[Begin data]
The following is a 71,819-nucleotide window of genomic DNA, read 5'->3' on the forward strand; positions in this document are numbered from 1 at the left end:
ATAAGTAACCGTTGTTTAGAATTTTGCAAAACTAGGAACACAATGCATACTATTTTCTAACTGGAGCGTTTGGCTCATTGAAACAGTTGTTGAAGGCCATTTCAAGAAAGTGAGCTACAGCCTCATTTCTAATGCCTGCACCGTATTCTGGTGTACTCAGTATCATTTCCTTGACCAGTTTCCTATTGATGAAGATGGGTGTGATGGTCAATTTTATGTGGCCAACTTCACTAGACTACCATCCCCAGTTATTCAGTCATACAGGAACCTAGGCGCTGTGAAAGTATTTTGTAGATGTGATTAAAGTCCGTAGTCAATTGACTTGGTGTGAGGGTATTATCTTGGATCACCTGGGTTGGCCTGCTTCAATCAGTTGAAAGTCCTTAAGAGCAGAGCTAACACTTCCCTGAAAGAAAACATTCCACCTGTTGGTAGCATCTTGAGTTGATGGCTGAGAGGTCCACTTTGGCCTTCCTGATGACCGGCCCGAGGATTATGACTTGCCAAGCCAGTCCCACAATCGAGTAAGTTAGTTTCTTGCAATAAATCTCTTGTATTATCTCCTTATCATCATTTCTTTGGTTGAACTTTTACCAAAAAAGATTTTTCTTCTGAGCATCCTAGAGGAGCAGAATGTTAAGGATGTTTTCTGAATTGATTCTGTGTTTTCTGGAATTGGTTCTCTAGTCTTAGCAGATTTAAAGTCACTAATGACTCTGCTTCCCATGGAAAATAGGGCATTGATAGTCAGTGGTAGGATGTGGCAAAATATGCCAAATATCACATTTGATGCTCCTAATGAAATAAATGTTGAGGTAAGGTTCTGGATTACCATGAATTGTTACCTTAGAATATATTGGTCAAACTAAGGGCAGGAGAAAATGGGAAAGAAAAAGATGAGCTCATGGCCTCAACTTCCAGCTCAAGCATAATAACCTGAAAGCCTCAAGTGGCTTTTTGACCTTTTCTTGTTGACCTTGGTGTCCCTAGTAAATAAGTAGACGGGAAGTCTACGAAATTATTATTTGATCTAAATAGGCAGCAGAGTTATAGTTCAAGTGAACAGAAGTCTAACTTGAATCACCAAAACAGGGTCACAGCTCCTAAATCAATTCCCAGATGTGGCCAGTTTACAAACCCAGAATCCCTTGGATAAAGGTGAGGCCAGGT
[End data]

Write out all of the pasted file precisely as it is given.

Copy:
The following is a 71,819-nucleotide window of genomic DNA, read 5'->3' on the forward strand; positions in this document are numbered from 1 at the left end:
ATAAGTAACCGTTGTTTAGAATTTTGCAAAACTAGGAACACAATGCATACTATTTTCTAACTGGAGCGTTTGGCTCATTGAAACAGTTGTTGAAGGCCATTTCAAGAAAGTGAGCTACAGCCTCATTTCTAATGCCTGCACCGTATTCTGGTGTACTCAGTATCATTTCCTTGACCAGTTTCCTATTGATGAAGATGGGTGTGATGGTCAATTTTATGTGGCCAACTTCACTAGACTACCATCCCCAGTTATTCAGTCATACAGGAACCTAGGCGCTGTGAAAGTATTTTGTAGATGTGATTAAAGTCCGTAGTCAATTGACTTGGTGTGAGGGTATTATCTTGGATCACCTGGGTTGGCCTGCTTCAATCAGTTGAAAGTCCTTAAGAGCAGAGCTAACACTTCCCTGAAAGAAAACATTCCACCTGTTGGTAGCATCTTGAGTTGATGGCTGAGAGGTCCACTTTGGCCTTCCTGATGACCGGCCCGAGGATTATGACTTGCCAAGCCAGTCCCACAATCGAGTAAGTTAGTTTCTTGCAATAAATCTCTTGTATTATCTCCTTATCATCATTTCTTTGGTTGAACTTTTACCAAAAAAGATTTTTCTTCTGAGCATCCTAGAGGAGCAGAATGTTAAGGATGTTTTCTGAATTGATTCTGTGTTTTCTGGAATTGGTTCTCTAGTCTTAGCAGATTTAAAGTCACTAATGACTCTGCTTCCCATGGAAAATAGGGCATTGATAGTCAGTGGTAGGATGTGGCAAAATATGCCAAATATCACATTTGATGCTCCTAATGAAATAAATGTTGAGGTAAGGTTCTGGATTACCATGAATTGTTACCTTAGAATATATTGGTCAAACTAAGGGCAGGAGAAAATGGGAAAGAAAAAGATGAGCTCATGGCCTCAACTTCCAGCTCAAGCATAATAACCTGAAAGCCTCAAGTGGCTTTTTGACCTTTTCTTGTTGACCTTGGTGTCCCTAGTAAATAAGTAGACGGGAAGTCTACGAAATTATTATTTGATCTAAATAGGCAGCAGAGTTATAGTTCAAGTGAACAGAAGTCTAACTTGAATCACCAAAACAGGGTCACAGCTCCTAAATCAATTCCCAGATGTGGCCAGTTTACAAACCCAGAATCCCTTGGATAAAGGTGAGGCCAGGT